The turmoil at the Telegraph Group continued as Sarah Sands, the editor of the Sunday Telegraph, was fired just nine months after being appointed.
Since the Channel Islands-based brothers Sir David and Sir Frederick Barclay took control of the group less than two years ago, three editors of its national newspapers have been dismissed.
Sands' departure yesterday follows a disastrous relaunch of the Sunday Telegraph last November, which was aimed at making the newspaper more appealing to women but has cost the title about 30,000 readers.
Circulation of the Sunday Telegraph slipped to 682,739 last month, down by 1.4 per cent on a year earlier, in spite of a costly redesign and the launch of two new magazines, Stella and Seven.
Sands, who has left the Telegraph Group after 11 years' service, has been replaced by Patience Wheatcroft, the business and city editor of The Times.
Wheatcroft said in a statement: "The Sunday Telegraph is a great newspaper and I am excited by the challenge of taking over the leadership at this very opportune moment of a paper that stands for so many of the things I believe in."
Her departure from The Times, where she had been for nine years, is a blow to its publishers, News International, whose owner, Rupert Murdoch, thought highly of Wheatcroft. The influential City commentator had also impressed Aidan Barclay, the chairman of the Telegraph's holding group and son of Sir David, and the group's editor-in-chief, John Bryant.
The dismissal of Sands was hardly a surprise, although she appeared to have been unaware of her fate when she arrived for work yesterday morning.
Sir Peregrine Worsthorne, a former editor of the Sunday Telegraph, did not mourn her passing, having cancelled his subscription to the newspaper last week. "There was almost nothing in it that I wanted to read. The whole tone of it seemed to me soft-centred. I got no information, no entertainment and no stimulation from it," he said. "Sarah was a sweet girl but she had absolutely no political feel at all and I don't think she was a suitable person to edit a political broadsheet."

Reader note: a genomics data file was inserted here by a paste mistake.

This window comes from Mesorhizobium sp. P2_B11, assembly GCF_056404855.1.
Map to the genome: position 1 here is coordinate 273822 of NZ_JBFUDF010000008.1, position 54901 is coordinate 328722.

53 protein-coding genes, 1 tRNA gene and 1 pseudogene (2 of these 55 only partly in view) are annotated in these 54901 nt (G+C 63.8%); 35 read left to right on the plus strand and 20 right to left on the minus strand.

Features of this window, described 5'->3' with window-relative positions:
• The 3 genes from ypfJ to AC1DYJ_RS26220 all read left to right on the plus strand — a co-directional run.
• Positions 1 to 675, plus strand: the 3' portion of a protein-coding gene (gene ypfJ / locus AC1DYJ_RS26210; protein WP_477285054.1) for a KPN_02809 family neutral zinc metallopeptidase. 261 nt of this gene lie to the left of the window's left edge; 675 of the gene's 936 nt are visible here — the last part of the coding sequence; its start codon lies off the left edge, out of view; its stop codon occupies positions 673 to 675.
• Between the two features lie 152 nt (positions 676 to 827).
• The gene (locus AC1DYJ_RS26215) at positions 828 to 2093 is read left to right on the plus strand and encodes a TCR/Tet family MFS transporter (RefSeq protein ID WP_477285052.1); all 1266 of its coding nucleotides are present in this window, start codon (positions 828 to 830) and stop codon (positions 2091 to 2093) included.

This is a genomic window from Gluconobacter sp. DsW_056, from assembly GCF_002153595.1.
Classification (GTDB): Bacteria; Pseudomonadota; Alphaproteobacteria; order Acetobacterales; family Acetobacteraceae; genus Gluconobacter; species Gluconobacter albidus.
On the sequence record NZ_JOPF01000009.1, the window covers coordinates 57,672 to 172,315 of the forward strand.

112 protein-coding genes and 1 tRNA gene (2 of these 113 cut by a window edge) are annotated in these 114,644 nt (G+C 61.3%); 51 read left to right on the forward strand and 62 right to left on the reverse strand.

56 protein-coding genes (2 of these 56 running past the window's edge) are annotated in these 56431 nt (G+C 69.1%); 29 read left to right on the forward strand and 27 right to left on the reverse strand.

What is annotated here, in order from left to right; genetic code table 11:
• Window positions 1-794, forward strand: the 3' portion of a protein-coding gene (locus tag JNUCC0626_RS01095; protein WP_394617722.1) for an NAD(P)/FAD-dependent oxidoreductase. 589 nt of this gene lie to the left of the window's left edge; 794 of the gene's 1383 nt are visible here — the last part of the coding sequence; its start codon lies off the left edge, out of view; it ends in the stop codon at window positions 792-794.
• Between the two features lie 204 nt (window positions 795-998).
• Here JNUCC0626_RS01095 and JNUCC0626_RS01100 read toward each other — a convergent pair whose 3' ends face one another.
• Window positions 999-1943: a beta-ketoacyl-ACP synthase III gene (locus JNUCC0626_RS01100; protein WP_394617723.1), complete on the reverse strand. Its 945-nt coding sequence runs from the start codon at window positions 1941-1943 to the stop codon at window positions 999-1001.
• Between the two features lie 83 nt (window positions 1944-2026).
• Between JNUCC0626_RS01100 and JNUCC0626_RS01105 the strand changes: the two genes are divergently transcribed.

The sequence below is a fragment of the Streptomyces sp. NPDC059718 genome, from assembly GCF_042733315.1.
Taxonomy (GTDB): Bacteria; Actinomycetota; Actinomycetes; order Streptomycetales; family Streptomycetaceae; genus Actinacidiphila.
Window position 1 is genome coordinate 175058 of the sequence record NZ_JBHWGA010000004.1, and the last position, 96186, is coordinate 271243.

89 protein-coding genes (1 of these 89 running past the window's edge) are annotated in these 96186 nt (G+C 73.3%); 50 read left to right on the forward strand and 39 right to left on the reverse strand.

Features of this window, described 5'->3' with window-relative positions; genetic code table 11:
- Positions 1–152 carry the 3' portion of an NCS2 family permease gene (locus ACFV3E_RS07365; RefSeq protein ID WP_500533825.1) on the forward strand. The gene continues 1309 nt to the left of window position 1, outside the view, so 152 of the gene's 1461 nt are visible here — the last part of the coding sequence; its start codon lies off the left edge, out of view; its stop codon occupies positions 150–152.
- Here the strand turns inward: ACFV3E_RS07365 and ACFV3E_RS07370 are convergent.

When she relaunched the title, Sands told her readers: "Too many papers seem to care more about froth than substance. I want to encourage intelligent writing, and to present it in an elegant fashion. I suppose you could call it brains and beauty."
Stella magazine, which was described by Sands as "incredibly pretty", was launched with a glitzy party at a fashionable London restaurant. The Sunday Telegraph's report of the event said: "Prettiness and panache were the order of the day and the cry, 'Hi! You look great!' ubiquitous and well-merited." But that same cry was anything from ubiquitous in Middle England as readers plucked their new-look newspaper from the letterbox.
Senior Telegraph sources said management became concerned when the change of tone became apparent in the news pages. One said: "The news started to look fluffy. The news agenda was seen as being too close to Woman's Own." Wheatcroft is likely to restore the Sunday Telegraph to its key territories of business, politics and comment. Prettiness and panache will no longer be the order of the day.
When companies get a call from Patience Wheatcroft, they are said to pick up the receiver with a sense of trepidation. She is described by one colleague as "a very, very tough lady".
Wheatcroft, 54, is also notoriously hard-working. As well as editing The Times's respected business pages, she writes an influential daily business column. She is tough but also stylish, regarded by one business journalist as "easily the best-dressed woman in Fleet Street".
Wheatcroft's politics are described as "very right-wing", unlike the New Labour-supporting Times, and she has the ear of senior figures in the Conservative Party.
Born in Dudley and educated at the University of Birmingham, Wheatcroft made her name as a business journalist by specialising in the retail sector. She is married to a business magazine publisher and has three children.Reuse content